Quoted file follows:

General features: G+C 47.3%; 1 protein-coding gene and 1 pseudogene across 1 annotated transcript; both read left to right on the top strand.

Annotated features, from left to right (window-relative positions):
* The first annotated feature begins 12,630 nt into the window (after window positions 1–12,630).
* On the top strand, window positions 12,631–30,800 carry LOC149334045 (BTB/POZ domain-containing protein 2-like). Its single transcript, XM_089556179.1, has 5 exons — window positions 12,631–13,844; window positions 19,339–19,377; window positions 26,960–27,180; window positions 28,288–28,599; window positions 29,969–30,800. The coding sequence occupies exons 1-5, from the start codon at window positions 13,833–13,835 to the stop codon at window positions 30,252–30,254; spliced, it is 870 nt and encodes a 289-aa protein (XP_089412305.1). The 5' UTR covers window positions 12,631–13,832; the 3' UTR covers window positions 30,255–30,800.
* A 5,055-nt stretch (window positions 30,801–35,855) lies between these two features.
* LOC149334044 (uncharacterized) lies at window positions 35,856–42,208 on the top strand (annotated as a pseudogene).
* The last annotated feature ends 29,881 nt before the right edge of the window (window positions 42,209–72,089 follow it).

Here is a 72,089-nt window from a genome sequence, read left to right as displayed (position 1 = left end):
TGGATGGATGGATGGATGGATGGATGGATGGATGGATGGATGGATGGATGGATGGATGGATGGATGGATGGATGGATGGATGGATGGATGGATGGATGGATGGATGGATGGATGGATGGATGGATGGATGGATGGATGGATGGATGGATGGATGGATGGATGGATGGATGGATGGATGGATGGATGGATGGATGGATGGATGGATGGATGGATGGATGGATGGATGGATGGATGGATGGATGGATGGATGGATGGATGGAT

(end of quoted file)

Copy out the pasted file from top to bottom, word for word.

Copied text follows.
General features: G+C 47.3%; 1 protein-coding gene and 1 pseudogene across 1 annotated transcript; both read left to right on the top strand.

Annotated features, from left to right (window-relative positions):
* The first annotated feature begins 12,630 nt into the window (after window positions 1–12,630).
* On the top strand, window positions 12,631–30,800 carry LOC149334045 (BTB/POZ domain-containing protein 2-like). Its single transcript, XM_089556179.1, has 5 exons — window positions 12,631–13,844; window positions 19,339–19,377; window positions 26,960–27,180; window positions 28,288–28,599; window positions 29,969–30,800. The coding sequence occupies exons 1-5, from the start codon at window positions 13,833–13,835 to the stop codon at window positions 30,252–30,254; spliced, it is 870 nt and encodes a 289-aa protein (XP_089412305.1). The 5' UTR covers window positions 12,631–13,832; the 3' UTR covers window positions 30,255–30,800.
* A 5,055-nt stretch (window positions 30,801–35,855) lies between these two features.
* LOC149334044 (uncharacterized) lies at window positions 35,856–42,208 on the top strand (annotated as a pseudogene).
* The last annotated feature ends 29,881 nt before the right edge of the window (window positions 42,209–72,089 follow it).

Here is a 72,089-nt window from a genome sequence, read left to right as displayed (position 1 = left end):
TGGATGGATGGATGGATGGATGGATGGATGGATGGATGGATGGATGGATGGATGGATGGATGGATGGATGGATGGATGGATGGATGGATGGATGGATGGATGGATGGATGGATGGATGGATGGATGGATGGATGGATGGATGGATGGATGGATGGATGGATGGATGGATGGATGGATGGATGGATGGATGGATGGATGGATGGATGGATGGATGGATGGATGGATGGATGGATGGATGGATGGATGGATGGATGGATGGAT